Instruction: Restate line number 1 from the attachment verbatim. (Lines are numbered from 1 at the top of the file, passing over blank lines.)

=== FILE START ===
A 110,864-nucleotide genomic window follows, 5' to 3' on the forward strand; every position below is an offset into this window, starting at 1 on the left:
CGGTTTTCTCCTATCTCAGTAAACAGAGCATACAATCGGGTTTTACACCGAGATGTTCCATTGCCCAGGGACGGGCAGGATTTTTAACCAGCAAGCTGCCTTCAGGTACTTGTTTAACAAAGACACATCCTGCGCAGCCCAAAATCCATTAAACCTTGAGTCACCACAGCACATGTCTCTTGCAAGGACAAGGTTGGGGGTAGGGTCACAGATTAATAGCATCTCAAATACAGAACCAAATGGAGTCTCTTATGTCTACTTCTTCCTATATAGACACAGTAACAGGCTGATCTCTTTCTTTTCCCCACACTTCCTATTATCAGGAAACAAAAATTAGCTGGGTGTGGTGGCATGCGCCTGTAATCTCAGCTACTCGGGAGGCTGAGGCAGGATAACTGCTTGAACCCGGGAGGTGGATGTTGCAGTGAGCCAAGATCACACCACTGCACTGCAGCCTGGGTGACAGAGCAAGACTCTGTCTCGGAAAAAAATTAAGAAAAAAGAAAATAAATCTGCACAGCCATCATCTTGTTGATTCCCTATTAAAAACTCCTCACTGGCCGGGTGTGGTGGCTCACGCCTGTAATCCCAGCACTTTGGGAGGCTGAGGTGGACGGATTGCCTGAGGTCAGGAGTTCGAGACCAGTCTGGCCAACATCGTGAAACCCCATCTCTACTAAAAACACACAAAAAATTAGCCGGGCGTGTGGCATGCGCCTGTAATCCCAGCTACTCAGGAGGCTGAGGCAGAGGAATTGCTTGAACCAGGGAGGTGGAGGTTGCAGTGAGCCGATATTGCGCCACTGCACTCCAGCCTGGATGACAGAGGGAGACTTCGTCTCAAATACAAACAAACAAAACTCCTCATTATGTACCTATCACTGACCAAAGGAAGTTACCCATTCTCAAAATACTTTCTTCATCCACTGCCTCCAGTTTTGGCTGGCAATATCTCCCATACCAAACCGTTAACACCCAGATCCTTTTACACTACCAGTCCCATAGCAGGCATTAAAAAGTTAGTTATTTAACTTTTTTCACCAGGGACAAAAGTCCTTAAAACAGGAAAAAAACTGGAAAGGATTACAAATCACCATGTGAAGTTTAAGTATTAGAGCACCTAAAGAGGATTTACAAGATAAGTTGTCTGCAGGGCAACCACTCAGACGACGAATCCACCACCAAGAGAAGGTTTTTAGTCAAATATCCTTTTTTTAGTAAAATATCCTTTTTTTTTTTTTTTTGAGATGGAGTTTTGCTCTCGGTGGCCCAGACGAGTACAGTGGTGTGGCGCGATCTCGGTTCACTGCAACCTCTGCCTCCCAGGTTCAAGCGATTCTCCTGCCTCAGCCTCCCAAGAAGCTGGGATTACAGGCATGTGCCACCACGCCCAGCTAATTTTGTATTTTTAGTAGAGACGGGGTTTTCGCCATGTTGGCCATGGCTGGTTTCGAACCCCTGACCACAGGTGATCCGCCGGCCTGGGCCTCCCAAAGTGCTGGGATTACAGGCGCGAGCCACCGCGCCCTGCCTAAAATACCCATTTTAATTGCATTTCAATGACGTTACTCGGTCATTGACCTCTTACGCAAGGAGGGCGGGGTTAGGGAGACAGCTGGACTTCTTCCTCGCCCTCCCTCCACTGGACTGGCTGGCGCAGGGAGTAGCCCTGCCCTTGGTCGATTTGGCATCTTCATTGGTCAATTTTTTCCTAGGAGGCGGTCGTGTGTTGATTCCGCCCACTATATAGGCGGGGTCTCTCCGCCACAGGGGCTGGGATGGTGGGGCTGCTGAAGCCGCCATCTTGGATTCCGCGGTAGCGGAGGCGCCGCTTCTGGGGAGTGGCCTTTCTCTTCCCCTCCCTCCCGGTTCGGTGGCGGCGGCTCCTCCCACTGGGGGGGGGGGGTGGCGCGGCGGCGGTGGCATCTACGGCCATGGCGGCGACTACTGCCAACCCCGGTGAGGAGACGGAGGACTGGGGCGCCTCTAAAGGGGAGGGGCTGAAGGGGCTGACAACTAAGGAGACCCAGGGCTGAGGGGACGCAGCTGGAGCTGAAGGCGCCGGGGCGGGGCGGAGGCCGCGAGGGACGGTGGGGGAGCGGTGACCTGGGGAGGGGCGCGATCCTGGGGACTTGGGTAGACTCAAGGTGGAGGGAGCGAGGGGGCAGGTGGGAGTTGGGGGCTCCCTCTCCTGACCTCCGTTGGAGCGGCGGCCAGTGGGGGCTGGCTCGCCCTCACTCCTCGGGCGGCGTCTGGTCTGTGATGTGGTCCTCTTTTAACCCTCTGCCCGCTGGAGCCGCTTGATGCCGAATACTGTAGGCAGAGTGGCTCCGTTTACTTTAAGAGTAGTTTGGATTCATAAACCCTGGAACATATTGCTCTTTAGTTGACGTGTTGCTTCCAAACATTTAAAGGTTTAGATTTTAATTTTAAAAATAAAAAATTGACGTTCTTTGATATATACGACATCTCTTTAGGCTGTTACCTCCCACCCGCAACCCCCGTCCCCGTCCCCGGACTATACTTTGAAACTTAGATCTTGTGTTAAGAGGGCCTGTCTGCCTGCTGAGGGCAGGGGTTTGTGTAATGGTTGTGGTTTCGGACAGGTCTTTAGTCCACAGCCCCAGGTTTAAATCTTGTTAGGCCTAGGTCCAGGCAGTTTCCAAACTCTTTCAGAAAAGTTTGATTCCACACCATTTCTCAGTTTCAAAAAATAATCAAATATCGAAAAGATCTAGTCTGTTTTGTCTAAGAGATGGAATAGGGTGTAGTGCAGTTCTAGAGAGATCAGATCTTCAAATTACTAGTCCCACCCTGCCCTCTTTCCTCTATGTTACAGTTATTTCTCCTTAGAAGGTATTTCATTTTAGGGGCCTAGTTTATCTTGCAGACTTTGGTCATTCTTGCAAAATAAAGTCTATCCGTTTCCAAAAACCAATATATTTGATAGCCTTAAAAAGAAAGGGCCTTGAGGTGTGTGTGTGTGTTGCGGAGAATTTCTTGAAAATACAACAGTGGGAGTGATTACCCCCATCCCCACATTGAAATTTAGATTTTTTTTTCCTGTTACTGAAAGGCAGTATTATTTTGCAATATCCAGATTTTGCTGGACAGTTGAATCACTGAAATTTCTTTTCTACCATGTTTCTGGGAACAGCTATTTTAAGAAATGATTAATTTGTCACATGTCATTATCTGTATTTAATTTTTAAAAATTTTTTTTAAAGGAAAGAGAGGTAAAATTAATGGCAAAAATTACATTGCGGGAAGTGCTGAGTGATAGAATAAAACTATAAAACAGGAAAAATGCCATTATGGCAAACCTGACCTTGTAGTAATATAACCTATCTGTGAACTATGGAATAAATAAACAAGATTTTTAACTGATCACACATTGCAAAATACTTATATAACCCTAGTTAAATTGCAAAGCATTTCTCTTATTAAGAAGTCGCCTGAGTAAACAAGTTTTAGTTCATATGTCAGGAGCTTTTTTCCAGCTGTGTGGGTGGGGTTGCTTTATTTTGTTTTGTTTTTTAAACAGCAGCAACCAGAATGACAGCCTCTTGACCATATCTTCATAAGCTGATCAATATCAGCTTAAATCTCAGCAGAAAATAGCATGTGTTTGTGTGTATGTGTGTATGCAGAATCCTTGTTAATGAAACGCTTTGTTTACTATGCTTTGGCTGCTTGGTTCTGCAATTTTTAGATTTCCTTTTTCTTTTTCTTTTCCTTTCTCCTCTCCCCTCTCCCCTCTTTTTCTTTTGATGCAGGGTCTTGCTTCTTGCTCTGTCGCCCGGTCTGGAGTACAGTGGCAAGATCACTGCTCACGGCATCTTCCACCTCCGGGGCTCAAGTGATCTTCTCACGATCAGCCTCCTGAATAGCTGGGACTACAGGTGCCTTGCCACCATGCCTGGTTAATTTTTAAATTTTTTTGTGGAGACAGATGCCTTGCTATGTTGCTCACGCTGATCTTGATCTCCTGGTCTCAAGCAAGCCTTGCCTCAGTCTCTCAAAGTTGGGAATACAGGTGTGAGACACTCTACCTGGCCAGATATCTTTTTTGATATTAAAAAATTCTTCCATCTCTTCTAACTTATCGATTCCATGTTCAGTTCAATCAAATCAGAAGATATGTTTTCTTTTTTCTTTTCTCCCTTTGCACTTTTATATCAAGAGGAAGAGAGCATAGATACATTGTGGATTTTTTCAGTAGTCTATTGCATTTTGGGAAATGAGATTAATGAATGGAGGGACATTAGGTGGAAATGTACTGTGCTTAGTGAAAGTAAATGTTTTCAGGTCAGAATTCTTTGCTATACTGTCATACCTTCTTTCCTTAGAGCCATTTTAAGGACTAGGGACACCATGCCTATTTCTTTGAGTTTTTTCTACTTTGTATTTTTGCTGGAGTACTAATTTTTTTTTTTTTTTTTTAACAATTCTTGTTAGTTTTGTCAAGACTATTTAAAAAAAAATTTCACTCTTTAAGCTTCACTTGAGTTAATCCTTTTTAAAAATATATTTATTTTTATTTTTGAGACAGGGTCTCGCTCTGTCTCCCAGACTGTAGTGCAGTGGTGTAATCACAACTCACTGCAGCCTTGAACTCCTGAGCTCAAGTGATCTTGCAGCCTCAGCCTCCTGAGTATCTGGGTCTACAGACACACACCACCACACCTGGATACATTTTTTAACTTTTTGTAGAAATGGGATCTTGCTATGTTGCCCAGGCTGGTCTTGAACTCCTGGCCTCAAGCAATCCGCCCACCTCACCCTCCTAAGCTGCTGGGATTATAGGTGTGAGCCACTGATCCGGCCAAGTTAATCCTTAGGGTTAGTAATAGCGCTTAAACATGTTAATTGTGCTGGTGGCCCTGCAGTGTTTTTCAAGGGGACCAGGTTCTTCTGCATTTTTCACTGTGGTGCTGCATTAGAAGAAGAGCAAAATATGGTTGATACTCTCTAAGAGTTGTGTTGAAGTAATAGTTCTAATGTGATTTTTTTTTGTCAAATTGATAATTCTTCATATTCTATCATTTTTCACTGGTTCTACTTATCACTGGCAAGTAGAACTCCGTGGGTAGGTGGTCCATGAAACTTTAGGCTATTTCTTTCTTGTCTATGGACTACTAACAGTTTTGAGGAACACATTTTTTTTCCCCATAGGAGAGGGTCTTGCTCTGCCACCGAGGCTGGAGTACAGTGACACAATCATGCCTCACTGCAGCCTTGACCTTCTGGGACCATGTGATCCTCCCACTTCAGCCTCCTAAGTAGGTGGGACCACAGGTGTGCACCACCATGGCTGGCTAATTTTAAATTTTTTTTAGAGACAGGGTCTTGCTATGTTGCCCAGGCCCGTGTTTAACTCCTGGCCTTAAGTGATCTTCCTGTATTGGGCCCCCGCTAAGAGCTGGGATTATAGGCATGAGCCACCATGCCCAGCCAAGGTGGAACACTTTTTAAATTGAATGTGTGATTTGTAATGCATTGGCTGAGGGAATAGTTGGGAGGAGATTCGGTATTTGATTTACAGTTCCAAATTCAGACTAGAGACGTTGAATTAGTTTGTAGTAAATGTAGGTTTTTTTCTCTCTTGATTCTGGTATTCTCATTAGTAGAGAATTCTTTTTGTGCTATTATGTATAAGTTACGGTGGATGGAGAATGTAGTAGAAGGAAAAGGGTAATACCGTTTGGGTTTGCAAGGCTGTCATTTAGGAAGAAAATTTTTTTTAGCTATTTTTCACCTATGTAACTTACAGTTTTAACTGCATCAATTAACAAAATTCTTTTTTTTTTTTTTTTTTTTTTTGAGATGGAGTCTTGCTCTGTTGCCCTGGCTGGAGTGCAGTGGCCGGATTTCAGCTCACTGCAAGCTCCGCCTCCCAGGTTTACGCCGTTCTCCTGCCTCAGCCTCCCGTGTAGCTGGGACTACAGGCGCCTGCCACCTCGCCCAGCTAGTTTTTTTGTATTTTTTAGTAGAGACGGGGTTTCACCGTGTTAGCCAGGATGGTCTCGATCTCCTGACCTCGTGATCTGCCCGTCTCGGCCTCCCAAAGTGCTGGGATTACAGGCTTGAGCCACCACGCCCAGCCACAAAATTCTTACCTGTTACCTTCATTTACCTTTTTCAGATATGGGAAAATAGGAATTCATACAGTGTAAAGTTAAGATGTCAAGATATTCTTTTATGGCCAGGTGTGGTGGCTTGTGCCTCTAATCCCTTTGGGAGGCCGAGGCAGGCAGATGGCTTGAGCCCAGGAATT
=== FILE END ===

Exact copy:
A 110,864-nucleotide genomic window follows, 5' to 3' on the forward strand; every position below is an offset into this window, starting at 1 on the left: